His death was confirmed by his daughter Elin Wilder-Melcher.
Mr. Wilder, who played cornet and fluegelhorn as well as trumpet, lent his elegant tone to bands led by Lionel Hampton, Count Basie, Jimmie Lunceford and Benny Goodman. In 1962 he toured the Soviet Union with Goodman. He also worked, in concert and in the studio, with Billie Holiday, Harry Belafonte and many other singers.
A soft-spoken and stately man who never appeared in public without a tie, he developed a clear and even sound that reflected the years he spent studying classical performance as a young man. He aspired to a symphonic career but gravitated to jazz out of necessity.
“The opportunities for black musicians in the concert field were nil,” he said in an interview for the jazz archive of Hamilton College in 1996. His interest in classical music, he added, “inhibited my jazz playing a great deal” early in his career: “I was very stiff.”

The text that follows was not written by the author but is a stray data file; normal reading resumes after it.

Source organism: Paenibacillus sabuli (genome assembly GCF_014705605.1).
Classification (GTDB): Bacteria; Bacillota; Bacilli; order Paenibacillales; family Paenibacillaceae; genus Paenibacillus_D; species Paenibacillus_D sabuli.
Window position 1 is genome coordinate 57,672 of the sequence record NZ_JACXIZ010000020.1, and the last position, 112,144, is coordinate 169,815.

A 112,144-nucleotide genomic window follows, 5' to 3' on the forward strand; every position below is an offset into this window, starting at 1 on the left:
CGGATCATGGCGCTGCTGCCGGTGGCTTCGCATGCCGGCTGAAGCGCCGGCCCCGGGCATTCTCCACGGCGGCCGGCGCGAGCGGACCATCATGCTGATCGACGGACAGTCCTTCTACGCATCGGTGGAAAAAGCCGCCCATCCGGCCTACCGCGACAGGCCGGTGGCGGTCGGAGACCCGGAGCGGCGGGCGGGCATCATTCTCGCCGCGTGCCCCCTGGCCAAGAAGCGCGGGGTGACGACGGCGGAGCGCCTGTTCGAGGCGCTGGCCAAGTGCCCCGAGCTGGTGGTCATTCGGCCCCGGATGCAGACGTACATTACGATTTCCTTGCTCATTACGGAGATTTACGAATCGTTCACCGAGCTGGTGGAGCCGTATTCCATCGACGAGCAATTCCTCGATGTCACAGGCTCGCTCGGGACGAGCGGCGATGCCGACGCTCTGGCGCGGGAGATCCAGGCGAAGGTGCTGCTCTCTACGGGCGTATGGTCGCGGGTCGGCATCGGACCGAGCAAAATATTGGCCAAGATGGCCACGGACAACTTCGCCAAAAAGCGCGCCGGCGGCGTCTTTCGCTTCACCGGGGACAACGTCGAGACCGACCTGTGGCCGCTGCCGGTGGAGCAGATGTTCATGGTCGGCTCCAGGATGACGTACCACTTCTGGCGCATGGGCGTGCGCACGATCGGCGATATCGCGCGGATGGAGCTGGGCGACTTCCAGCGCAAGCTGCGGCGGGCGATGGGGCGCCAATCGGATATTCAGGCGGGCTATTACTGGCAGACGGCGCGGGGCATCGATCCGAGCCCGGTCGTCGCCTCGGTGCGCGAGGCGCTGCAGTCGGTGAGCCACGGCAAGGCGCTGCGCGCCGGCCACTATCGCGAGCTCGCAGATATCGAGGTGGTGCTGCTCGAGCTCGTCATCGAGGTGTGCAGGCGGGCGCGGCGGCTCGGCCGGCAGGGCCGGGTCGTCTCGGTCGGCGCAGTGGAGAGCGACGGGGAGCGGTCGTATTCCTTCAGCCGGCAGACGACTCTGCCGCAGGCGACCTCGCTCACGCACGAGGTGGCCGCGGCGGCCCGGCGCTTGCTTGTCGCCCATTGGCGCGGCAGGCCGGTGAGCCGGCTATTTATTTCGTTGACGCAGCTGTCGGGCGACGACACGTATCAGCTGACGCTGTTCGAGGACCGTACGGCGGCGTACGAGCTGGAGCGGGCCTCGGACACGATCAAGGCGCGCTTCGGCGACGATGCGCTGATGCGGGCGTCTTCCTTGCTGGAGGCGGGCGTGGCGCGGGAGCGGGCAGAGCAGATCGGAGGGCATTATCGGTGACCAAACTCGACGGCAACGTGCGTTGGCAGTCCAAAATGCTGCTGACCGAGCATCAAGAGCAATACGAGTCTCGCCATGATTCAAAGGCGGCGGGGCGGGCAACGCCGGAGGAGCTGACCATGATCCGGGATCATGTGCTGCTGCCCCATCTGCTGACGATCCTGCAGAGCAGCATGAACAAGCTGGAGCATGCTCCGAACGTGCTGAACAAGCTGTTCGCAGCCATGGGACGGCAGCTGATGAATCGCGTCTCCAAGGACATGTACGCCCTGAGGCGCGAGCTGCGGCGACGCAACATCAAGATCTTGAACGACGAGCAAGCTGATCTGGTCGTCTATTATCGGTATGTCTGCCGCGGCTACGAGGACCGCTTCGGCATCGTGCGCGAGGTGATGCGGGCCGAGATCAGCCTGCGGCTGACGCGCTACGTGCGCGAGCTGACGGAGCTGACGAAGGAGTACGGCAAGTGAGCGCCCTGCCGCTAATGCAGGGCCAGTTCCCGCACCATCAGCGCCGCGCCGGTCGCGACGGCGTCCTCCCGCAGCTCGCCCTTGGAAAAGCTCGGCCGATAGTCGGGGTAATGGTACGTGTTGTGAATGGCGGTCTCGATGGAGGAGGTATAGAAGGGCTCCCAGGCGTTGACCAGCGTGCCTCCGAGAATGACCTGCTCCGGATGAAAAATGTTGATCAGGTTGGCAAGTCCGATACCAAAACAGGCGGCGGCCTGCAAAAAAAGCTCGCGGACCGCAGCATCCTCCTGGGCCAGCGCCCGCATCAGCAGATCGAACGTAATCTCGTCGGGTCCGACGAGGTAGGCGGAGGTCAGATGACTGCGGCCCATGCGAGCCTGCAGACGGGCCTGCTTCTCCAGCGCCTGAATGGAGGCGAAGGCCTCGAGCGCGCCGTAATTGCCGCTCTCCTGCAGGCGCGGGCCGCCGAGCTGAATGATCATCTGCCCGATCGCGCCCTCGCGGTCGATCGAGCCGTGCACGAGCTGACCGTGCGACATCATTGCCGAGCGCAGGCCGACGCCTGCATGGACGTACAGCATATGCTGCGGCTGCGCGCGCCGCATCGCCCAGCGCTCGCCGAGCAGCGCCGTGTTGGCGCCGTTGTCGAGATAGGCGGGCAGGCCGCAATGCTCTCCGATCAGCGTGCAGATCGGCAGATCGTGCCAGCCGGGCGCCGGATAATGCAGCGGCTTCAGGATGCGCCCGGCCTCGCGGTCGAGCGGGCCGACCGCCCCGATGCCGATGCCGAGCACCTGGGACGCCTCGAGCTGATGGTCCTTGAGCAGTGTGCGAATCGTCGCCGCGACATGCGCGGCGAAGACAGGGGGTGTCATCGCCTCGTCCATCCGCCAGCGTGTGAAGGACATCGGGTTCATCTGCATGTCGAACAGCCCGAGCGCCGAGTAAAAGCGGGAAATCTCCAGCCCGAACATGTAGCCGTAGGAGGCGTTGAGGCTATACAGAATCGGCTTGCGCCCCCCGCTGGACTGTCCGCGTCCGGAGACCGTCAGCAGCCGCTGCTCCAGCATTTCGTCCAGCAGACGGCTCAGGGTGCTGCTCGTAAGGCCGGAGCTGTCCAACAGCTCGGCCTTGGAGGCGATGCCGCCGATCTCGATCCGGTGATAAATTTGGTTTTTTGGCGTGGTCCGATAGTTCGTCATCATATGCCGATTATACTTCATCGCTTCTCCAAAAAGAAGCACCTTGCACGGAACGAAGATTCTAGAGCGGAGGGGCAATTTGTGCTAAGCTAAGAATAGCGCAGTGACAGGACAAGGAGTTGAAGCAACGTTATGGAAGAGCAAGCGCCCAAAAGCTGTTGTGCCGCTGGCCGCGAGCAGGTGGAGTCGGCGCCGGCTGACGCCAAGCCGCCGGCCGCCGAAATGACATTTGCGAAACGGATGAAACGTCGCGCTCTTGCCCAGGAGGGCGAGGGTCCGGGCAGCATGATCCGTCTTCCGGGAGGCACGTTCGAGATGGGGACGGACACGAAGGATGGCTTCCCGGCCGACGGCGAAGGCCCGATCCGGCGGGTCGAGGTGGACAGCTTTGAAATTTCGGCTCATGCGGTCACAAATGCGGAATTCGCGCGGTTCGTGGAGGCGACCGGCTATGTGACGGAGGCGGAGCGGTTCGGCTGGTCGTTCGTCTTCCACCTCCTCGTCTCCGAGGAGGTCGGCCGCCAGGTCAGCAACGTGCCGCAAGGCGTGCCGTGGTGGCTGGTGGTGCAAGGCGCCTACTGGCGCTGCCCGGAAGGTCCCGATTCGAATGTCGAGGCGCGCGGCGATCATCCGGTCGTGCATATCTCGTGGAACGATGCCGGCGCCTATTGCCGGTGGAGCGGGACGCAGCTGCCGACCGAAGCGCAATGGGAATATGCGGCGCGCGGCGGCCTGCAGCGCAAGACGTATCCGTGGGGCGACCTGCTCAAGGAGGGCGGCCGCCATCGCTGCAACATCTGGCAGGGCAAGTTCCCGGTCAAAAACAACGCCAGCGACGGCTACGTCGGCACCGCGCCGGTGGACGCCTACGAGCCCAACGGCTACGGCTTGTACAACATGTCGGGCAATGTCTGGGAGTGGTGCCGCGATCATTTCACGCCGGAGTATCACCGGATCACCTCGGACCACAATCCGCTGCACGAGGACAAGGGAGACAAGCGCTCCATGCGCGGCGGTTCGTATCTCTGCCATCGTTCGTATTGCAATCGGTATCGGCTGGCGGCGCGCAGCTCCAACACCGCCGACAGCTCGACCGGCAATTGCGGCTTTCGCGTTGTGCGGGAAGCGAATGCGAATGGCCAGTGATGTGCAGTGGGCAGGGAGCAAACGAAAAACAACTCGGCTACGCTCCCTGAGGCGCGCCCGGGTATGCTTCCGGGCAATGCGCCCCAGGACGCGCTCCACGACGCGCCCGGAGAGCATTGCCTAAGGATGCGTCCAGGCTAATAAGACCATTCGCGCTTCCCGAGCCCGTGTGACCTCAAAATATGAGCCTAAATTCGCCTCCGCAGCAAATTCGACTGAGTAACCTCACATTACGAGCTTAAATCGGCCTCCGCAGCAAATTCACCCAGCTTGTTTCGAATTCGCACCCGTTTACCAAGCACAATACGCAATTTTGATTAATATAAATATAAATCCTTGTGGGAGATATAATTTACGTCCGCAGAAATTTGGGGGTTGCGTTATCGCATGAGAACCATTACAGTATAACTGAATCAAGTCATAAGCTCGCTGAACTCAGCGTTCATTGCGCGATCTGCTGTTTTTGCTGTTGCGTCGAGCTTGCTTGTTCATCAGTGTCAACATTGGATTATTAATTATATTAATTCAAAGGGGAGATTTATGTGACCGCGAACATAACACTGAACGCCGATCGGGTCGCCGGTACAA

Through the 1940s, Broadway was also off-limits to black musicians; few if any performed in the pit orchestras of musicals. It’s not clear who was the first, but Mr. Wilder was certainly one of the first — and even after he had crossed the color line he faced obstacles.
Fresh from stints with Lucky Millinder and Dizzy Gillespie, he was studying classical performance at the Manhattan School of Music and hoping to join the New York Philharmonic when he got a call to play in the band for the 1950 musical revue “Alive and Kicking.”